During my off time, I live on Vashon (think Rastafarian accent here) and enjoy the island life man. I hike, make killer soups, garden (really hacking blackberries), & enjoy other peoples gardens. Seems like there is always a home remodel project to do. I thoroughly enjoy the arts and on occasion even grab sticks of charcoal for life drawing sessions at the Grange Hall. (It’s really fun to draw things other than buildings even if I’m just trying to draw feet?!)

Hiking in Yoho National Park

Hiking in Yoho National Park

A foot :)

A foot :)

A newly framed wood shed

A newly framed wood shed

I’m looking forward to working on some great projects at Board & Vellum and following my passion for great design. I am even looking forward to my next blog post, so please stay tuned …

Designing retail spaces you want to linger in

Retail design is one of our passions at Board & Vellum. We work on a variety of small-to-medium-size retail projects and they each bring unique and exciting challenges. In particular, I think I have always been intrigued by the more neighborhood-oriented retail spaces because the scale is so accessible. Living and working on 15th Avenue East, I am witness to great small retail and how much it can enliven a community. Walking to work each day I am reminded how profoundly the scale and density of display really impacts which spaces excel.

After years of reflecting on the retail industry and what makes some spaces feel so right (and conducive to spending time and buying things there), I’ve realized that I spend my time and money in the spaces that have many layers of things to look at and pick up. This is the opposite approach of the Apple store trend, which emphasizes the exclusivity of items, and certainly works for specific retail environments. What it doesn’t do, however, is create that sense of old Main Street corner shops that Americans idolize – even if many have never actually shopped in one.

Working on the design of Ada’s Technical Books & Café, we understood that their business model wasn’t just focused on selling books, but on selling the culture and fun stuff that goes along with the type of books they were selling. Key to the success of that space is that we dedicated a great deal of horizontal real estate to display. Walking through the space there is so much to look at that customers slow their pace and linger. I strongly believe that the plethora of things to look at, touch, and read, help that space feel comfortable, which in turn makes it successful at the intended program of selling things.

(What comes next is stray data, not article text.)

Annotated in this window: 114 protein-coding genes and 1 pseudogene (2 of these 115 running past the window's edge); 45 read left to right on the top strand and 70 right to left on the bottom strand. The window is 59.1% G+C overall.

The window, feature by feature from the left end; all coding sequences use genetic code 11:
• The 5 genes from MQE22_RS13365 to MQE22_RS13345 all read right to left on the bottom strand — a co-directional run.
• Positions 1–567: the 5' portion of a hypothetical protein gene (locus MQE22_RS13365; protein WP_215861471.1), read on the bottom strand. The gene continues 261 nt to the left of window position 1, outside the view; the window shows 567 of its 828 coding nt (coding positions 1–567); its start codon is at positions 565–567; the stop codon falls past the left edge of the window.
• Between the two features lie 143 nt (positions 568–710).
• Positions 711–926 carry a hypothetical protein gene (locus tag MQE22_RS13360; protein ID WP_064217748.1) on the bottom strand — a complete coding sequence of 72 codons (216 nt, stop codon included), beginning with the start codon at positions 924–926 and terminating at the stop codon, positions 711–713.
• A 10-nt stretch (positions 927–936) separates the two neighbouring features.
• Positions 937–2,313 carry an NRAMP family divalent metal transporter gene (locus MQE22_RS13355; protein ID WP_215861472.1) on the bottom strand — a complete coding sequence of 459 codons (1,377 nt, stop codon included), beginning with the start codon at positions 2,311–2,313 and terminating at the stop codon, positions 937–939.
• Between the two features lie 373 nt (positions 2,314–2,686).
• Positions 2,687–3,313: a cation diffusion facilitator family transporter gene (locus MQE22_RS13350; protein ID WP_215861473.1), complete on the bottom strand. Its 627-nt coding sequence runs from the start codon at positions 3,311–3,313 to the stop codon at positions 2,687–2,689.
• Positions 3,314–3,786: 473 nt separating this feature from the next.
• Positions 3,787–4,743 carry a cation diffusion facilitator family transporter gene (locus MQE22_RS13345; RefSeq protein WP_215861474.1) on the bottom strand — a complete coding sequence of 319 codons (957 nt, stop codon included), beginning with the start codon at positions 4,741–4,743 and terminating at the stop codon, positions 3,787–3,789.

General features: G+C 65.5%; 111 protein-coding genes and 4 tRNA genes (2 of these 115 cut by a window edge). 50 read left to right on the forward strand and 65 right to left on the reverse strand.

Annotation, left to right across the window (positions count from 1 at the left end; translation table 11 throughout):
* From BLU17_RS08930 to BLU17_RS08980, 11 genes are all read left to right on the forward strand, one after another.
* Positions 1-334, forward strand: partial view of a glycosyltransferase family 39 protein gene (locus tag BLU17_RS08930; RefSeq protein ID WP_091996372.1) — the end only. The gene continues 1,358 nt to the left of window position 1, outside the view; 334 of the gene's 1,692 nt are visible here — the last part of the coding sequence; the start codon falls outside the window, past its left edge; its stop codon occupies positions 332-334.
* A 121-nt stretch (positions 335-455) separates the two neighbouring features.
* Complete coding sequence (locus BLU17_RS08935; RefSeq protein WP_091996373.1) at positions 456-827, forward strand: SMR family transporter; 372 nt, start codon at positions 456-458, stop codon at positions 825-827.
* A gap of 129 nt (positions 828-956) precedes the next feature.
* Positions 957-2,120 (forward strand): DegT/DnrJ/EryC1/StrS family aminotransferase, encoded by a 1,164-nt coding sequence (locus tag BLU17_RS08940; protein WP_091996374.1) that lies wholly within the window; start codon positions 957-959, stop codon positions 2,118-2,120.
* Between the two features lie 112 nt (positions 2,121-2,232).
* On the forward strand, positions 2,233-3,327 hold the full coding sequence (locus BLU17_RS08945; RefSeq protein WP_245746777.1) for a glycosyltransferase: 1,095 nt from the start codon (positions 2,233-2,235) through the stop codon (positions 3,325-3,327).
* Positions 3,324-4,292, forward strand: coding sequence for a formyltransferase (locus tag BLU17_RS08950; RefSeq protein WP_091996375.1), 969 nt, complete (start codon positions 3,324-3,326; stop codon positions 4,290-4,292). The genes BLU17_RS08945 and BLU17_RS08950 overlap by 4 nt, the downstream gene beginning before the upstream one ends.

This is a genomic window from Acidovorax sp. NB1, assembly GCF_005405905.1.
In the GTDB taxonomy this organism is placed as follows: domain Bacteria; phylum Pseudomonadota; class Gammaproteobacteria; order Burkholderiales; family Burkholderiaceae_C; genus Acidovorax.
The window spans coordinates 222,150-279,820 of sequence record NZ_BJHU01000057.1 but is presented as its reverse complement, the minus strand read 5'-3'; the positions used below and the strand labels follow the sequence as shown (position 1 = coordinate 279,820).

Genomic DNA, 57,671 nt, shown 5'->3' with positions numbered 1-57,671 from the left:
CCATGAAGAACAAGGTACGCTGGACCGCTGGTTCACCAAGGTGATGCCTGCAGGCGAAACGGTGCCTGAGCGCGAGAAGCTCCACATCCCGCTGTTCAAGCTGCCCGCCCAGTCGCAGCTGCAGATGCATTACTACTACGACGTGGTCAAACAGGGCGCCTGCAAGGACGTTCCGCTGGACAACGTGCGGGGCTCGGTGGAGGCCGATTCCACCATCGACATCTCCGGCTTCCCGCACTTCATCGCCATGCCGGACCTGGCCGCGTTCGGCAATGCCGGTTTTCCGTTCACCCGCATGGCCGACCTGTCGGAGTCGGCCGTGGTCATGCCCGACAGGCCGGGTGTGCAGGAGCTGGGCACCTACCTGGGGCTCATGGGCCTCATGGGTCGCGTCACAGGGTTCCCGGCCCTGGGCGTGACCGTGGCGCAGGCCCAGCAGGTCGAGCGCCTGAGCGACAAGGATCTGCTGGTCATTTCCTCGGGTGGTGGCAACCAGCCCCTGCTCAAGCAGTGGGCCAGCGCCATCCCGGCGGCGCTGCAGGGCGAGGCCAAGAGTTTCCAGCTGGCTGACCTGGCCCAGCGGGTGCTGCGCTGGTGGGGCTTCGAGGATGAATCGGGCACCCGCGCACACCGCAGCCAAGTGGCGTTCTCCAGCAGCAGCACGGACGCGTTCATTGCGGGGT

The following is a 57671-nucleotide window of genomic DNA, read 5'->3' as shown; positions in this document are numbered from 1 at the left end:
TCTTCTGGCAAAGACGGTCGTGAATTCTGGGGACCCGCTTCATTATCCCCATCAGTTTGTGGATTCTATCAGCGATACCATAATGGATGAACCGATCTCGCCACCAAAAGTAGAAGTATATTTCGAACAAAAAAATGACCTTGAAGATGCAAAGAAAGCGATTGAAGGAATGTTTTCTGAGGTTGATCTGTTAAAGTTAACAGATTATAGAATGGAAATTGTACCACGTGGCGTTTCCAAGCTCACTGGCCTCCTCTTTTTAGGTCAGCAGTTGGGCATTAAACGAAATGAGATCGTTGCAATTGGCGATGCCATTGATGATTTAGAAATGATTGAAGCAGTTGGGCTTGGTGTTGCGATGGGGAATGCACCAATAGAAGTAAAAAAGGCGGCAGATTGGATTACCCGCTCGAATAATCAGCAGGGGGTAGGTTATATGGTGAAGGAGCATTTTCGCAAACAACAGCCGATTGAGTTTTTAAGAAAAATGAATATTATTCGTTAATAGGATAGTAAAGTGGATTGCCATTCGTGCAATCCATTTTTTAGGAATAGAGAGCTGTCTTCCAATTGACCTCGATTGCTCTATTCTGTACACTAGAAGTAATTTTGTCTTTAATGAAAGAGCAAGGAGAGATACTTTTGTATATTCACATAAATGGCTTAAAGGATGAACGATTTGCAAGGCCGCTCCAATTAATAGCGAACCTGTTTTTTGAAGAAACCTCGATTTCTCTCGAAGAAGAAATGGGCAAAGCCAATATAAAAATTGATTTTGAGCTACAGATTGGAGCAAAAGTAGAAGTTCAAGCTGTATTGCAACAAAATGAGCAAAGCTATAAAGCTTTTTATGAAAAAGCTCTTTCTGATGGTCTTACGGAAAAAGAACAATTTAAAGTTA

Ada's Technical Books & Cafe

The generous display areas allow for a rotating selection of fun things to look at.

Watson Kennedy’s 1st Avenue store is another wonderful space supported by its mission to allow the customer to lose himself in the countless objects. Working with them on the expansion several years back, what was important to them is that that they gained enough additional space to increase inventory on the floor, but that it wasn’t so much space that they couldn’t fill it up.

Customers can often spend hours losing themselves in the fun collection of home goods.

Customers can often spend hours losing themselves in the fun collection of home goods.

I’m reminded of a former grocery store that was going through tough times and would often have deli cases and shelves stocked only halfway. It creates a sense of discomfort to not see shelves stocked. While the amount of items for sale was still quite substantial, the spaces between the items was jarring to your average retail customer. Had they started out with that ideal inventory they could have grouped their inventory together and then created graphic display areas or tasting areas to take up the space that wasn’t needed for the limited inventory.

I encourage you to look around the stores you frequent and think about what makes them ‘click’ with you. In addition to the lighting, the graphics, and the myriad other things taken into consideration when designing a retail environment, take a look at just how much is actually there and how it is displayed. I would bet that spaces that feel more comfortable tend to be ones that you spend more time in and are drawn to.

Designing great human-scale retail is a passion of ours and I hope this post makes you look at that neighborhood shop a little more closely next time.
retail blog post 3

How Do I Design My Project with an Architect?